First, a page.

When Jamie didn't say anything she looked around and sighed. "Well, come in and wait while I have breakfast."
It was like entering an inner sanctum. The house was cool and dark, like a museum. Large green plants exploded on all sides. Jamie sat on one of the plush sofas. Emily disappeared for a couple minutes then came back with a glass of orange juice for him.
"Who's that?" Jamie asked, pointing at a large painting of a beautiful young woman.
"My sister. Evelyn," Emily told him. "This was painted when she graduated high school last year."
Jamie nodded as they looked at the elegant painting for a couple minutes, for lack of anything else to do. Very civilized. In the painting, with her long flowing hair, Evelyn Zellhoffer resembled a swarthy Viking. He'd always considered her a phony, like Chad. Jamie studied the lines of the brushstrokes. Evelyn Zellhoffer was hot. Emily was merely a brat.
"Hey!" the brat said to awaken the unreadable young man from his reverie. "I'm going swimming." (The Zellhoffer's had an above-ground pool in back, surrounded by redwood walls so no one could see.) "My morning swim. You can join me."
The water was a bright chlorine blue. The sun was everyplace. In a pink swimsuit that revealed nothing because there was nothing to reveal, Emily plunged into the water, causing an enormous splash. "Tsunami!" she screamed.
Jamie took off his shirt quickly, with some embarrassment because he was skinny, then carefully dropped into the still-cold water in his cut-off jeans. "It's cold!" he said.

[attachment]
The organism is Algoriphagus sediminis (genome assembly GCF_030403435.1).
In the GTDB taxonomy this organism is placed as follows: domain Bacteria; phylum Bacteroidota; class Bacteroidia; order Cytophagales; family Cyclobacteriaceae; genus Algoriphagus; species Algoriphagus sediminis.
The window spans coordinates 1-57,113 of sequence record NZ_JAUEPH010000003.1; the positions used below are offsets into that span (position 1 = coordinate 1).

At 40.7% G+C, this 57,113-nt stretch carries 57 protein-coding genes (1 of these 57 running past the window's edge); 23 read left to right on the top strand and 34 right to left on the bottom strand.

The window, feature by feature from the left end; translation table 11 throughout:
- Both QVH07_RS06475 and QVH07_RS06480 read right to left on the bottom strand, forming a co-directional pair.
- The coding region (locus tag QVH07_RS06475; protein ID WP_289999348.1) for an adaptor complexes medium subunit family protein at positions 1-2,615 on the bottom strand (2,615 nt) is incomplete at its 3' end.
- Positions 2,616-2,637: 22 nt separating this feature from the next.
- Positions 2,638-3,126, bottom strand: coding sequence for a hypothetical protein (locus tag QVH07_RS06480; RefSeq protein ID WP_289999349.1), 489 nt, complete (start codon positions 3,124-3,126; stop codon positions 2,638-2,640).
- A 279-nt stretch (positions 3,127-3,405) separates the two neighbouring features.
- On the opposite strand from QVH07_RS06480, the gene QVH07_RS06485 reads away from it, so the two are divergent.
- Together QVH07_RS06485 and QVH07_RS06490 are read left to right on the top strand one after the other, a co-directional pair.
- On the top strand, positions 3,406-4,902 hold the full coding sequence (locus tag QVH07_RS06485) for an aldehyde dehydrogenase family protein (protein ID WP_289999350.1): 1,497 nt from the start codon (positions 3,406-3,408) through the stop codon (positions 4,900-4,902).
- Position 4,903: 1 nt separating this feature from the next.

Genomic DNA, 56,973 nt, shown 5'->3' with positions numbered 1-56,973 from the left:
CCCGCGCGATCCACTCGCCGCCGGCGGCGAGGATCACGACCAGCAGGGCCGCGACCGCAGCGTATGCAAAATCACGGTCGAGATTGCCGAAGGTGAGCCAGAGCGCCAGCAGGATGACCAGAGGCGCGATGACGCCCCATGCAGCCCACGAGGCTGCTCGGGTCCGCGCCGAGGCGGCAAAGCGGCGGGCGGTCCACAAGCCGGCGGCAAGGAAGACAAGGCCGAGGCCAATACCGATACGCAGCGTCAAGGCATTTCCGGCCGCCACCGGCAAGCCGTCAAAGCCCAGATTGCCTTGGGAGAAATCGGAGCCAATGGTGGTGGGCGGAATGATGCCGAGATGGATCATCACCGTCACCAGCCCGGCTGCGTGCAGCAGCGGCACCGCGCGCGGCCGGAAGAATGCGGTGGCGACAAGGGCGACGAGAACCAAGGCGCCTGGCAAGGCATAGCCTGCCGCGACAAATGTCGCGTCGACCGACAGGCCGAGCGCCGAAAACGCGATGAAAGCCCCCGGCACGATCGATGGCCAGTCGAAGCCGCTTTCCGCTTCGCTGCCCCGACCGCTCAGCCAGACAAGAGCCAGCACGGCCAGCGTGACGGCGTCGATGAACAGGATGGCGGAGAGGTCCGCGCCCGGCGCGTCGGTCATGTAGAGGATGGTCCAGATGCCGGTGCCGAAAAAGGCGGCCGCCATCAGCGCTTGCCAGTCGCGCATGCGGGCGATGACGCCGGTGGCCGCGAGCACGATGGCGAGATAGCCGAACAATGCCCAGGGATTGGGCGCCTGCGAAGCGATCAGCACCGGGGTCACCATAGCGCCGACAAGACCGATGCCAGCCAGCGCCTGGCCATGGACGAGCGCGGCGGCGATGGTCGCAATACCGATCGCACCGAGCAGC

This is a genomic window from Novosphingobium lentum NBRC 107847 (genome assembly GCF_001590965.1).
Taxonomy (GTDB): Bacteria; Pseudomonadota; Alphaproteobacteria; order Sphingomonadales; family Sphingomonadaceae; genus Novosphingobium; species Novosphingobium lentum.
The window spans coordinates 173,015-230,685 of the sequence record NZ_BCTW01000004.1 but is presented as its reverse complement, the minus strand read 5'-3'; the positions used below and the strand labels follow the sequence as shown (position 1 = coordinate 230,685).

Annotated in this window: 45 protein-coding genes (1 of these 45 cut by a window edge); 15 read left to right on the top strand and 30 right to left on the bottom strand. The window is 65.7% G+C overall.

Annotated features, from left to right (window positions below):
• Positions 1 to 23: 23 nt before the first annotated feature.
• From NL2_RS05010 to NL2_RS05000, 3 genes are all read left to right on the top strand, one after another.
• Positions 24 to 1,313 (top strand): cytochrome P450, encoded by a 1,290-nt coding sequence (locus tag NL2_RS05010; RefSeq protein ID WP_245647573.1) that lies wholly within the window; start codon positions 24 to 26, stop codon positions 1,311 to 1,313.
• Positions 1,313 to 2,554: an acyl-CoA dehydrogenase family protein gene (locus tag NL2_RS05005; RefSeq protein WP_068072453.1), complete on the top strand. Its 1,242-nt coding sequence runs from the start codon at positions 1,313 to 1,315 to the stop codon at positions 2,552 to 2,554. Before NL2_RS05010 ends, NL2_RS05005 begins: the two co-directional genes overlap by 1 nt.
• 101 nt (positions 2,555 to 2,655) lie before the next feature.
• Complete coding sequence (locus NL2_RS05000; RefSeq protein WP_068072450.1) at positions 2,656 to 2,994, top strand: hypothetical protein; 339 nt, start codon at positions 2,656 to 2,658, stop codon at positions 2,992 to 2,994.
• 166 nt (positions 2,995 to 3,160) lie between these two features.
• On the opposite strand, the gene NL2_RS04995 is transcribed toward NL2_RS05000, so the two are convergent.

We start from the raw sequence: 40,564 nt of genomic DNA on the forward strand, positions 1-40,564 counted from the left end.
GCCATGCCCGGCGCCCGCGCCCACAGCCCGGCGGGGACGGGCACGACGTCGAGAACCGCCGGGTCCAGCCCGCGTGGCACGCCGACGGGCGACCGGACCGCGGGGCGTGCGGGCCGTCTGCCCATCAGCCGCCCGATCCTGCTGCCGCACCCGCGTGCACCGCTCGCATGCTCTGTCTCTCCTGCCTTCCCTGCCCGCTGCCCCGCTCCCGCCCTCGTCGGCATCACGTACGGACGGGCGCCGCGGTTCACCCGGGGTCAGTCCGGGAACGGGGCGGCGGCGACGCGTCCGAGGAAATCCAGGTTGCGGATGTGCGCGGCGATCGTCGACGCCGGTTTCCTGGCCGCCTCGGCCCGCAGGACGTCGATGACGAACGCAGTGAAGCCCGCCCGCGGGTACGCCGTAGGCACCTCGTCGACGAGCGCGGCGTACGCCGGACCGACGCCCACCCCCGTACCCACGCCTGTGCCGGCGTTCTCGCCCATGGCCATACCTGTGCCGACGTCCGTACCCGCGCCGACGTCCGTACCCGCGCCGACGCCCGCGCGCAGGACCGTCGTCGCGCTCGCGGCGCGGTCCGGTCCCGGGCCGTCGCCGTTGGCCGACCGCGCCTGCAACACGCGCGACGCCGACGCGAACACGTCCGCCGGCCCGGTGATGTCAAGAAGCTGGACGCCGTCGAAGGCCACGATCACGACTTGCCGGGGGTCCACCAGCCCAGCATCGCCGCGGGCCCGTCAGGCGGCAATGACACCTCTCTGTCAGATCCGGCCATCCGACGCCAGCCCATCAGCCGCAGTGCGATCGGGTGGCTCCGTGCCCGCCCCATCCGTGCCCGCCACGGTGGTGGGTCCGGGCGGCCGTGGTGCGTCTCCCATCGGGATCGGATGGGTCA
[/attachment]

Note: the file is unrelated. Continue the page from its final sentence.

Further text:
"You're such a wimp, Jamie," she mocked. He splashed her in response. She splashed him back and laughed.
"You know," he told her to distract her, "in back of these houses, past the little patch of woods, there's a stream about a half-mile away. Past the stream on a rise is a wooden old chapel a hundred years old. I want to go there sometime." They both rose and tried to peer over the redwood fence which surrounded them like a fort. Behind them the sun brightened as if it moved closer to earth; as if it would crash upon them.
They played a game while treading water to see who could grab the other's ankle, which took much bobbing up and down underwater. Both agile, it was an even contest. They rested at the side of the pool, breathing heavily. Emily's wet, swept-back hair was blacker than normal but her skin was creamy, soft, babyish. Jamie moved closer to her. Emily's eyes widened and stared suddenly behind him as if something were there. If this was a ruse he didn't fall for it, kissing her immediately.
A strong irresistible force grabbed his hair from behind and pulled him away, a hand taking Jamie by the neck and yanking him entirely out of the swimming pool, dropping him hard on the grass, while Emily laughed. Jamie blinked up at the piercing sun which silhouetted Emily's sister Evelyn Zellhoffer glaring down at him with anger and dismay.
(Oops! Suddenly planet Zytron has come into view, becoming larger in my craft's windshield with each passing minute. A green and purple sphere. It's gigantic. My pulse begins to suddenly race. Lights in the craft are flashing, signals beeping. I prepare for entry. . . .)